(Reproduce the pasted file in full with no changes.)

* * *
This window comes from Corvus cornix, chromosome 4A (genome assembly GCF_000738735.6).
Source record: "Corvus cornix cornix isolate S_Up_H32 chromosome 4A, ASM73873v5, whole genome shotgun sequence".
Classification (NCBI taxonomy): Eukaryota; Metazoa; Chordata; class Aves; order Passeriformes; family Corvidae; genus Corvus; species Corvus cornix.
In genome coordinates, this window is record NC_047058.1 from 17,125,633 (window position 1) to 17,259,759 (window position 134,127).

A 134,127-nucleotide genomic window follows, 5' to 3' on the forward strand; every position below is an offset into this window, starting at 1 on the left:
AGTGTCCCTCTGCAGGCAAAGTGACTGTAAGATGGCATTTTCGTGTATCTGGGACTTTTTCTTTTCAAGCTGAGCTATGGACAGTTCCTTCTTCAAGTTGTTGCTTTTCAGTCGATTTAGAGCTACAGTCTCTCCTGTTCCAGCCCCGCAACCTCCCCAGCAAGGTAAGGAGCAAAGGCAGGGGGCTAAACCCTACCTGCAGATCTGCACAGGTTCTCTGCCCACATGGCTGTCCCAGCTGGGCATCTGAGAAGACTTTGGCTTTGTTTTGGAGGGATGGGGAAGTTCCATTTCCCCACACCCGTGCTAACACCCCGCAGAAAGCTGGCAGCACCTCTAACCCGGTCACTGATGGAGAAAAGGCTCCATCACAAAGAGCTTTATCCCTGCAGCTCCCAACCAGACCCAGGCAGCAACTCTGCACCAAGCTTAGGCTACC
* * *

This window comes from Corvus cornix, chromosome 4A (genome assembly GCF_000738735.6).
Source record: "Corvus cornix cornix isolate S_Up_H32 chromosome 4A, ASM73873v5, whole genome shotgun sequence".
Classification (NCBI taxonomy): Eukaryota; Metazoa; Chordata; class Aves; order Passeriformes; family Corvidae; genus Corvus; species Corvus cornix.
In genome coordinates, this window is record NC_047058.1 from 17,125,633 (window position 1) to 17,259,759 (window position 134,127).

A 134,127-nucleotide genomic window follows, 5' to 3' on the forward strand; every position below is an offset into this window, starting at 1 on the left:
AGTGTCCCTCTGCAGGCAAAGTGACTGTAAGATGGCATTTTCGTGTATCTGGGACTTTTTCTTTTCAAGCTGAGCTATGGACAGTTCCTTCTTCAAGTTGTTGCTTTTCAGTCGATTTAGAGCTACAGTCTCTCCTGTTCCAGCCCCGCAACCTCCCCAGCAAGGTAAGGAGCAAAGGCAGGGGGCTAAACCCTACCTGCAGATCTGCACAGGTTCTCTGCCCACATGGCTGTCCCAGCTGGGCATCTGAGAAGACTTTGGCTTTGTTTTGGAGGGATGGGGAAGTTCCATTTCCCCACACCCGTGCTAACACCCCGCAGAAAGCTGGCAGCACCTCTAACCCGGTCACTGATGGAGAAAAGGCTCCATCACAAAGAGCTTTATCCCTGCAGCTCCCAACCAGACCCAGGCAGCAACTCTGCACCAAGCTTAGGCTACC